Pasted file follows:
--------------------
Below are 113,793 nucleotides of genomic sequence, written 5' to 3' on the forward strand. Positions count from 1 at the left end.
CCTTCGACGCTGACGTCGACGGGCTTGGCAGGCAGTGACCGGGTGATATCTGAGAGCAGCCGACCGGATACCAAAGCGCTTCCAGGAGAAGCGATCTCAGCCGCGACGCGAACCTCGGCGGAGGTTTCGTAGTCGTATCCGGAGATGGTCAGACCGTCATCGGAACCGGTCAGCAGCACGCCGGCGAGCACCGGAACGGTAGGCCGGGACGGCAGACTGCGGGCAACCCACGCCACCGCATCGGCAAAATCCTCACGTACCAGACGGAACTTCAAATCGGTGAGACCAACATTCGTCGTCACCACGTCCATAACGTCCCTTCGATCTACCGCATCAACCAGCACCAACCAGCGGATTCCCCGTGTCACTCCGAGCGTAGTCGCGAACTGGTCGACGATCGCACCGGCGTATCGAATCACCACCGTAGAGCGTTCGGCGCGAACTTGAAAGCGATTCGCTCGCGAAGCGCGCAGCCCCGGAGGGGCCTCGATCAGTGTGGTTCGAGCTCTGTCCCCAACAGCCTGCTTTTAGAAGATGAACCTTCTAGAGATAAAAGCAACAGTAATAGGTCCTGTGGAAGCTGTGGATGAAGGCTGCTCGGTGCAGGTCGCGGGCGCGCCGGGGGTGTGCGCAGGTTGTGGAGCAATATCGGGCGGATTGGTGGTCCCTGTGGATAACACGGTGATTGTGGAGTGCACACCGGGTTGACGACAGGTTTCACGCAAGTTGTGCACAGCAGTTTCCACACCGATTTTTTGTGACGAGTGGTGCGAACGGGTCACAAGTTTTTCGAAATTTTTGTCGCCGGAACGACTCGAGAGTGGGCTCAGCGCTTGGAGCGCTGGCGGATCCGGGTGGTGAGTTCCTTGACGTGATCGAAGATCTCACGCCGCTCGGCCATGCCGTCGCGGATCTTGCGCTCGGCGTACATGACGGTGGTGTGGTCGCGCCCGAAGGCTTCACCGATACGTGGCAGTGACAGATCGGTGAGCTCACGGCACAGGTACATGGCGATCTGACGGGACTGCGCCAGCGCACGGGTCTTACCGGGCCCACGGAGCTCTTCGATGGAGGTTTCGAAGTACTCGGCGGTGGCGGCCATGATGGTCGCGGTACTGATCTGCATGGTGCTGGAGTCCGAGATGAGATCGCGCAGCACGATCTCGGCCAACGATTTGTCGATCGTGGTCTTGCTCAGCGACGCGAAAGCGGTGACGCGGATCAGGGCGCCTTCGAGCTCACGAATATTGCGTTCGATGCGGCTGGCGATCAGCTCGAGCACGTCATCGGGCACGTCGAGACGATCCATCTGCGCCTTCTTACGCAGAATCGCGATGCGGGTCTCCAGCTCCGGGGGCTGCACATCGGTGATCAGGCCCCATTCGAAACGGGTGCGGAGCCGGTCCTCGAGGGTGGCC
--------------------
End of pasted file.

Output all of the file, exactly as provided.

Below are 113,793 nucleotides of genomic sequence, written 5' to 3' on the forward strand. Positions count from 1 at the left end.
CCTTCGACGCTGACGTCGACGGGCTTGGCAGGCAGTGACCGGGTGATATCTGAGAGCAGCCGACCGGATACCAAAGCGCTTCCAGGAGAAGCGATCTCAGCCGCGACGCGAACCTCGGCGGAGGTTTCGTAGTCGTATCCGGAGATGGTCAGACCGTCATCGGAACCGGTCAGCAGCACGCCGGCGAGCACCGGAACGGTAGGCCGGGACGGCAGACTGCGGGCAACCCACGCCACCGCATCGGCAAAATCCTCACGTACCAGACGGAACTTCAAATCGGTGAGACCAACATTCGTCGTCACCACGTCCATAACGTCCCTTCGATCTACCGCATCAACCAGCACCAACCAGCGGATTCCCCGTGTCACTCCGAGCGTAGTCGCGAACTGGTCGACGATCGCACCGGCGTATCGAATCACCACCGTAGAGCGTTCGGCGCGAACTTGAAAGCGATTCGCTCGCGAAGCGCGCAGCCCCGGAGGGGCCTCGATCAGTGTGGTTCGAGCTCTGTCCCCAACAGCCTGCTTTTAGAAGATGAACCTTCTAGAGATAAAAGCAACAGTAATAGGTCCTGTGGAAGCTGTGGATGAAGGCTGCTCGGTGCAGGTCGCGGGCGCGCCGGGGGTGTGCGCAGGTTGTGGAGCAATATCGGGCGGATTGGTGGTCCCTGTGGATAACACGGTGATTGTGGAGTGCACACCGGGTTGACGACAGGTTTCACGCAAGTTGTGCACAGCAGTTTCCACACCGATTTTTTGTGACGAGTGGTGCGAACGGGTCACAAGTTTTTCGAAATTTTTGTCGCCGGAACGACTCGAGAGTGGGCTCAGCGCTTGGAGCGCTGGCGGATCCGGGTGGTGAGTTCCTTGACGTGATCGAAGATCTCACGCCGCTCGGCCATGCCGTCGCGGATCTTGCGCTCGGCGTACATGACGGTGGTGTGGTCGCGCCCGAAGGCTTCACCGATACGTGGCAGTGACAGATCGGTGAGCTCACGGCACAGGTACATGGCGATCTGACGGGACTGCGCCAGCGCACGGGTCTTACCGGGCCCACGGAGCTCTTCGATGGAGGTTTCGAAGTACTCGGCGGTGGCGGCCATGATGGTCGCGGTACTGATCTGCATGGTGCTGGAGTCCGAGATGAGATCGCGCAGCACGATCTCGGCCAACGATTTGTCGATCGTGGTCTTGCTCAGCGACGCGAAAGCGGTGACGCGGATCAGGGCGCCTTCGAGCTCACGAATATTGCGTTCGATGCGGCTGGCGATCAGCTCGAGCACGTCATCGGGCACGTCGAGACGATCCATCTGCGCCTTCTTACGCAGAATCGCGATGCGGGTCTCCAGCTCCGGGGGCTGCACATCGGTGATCAGGCCCCATTCGAAACGGGTGCGGAGCCGGTCCTCGAGGGTGGCC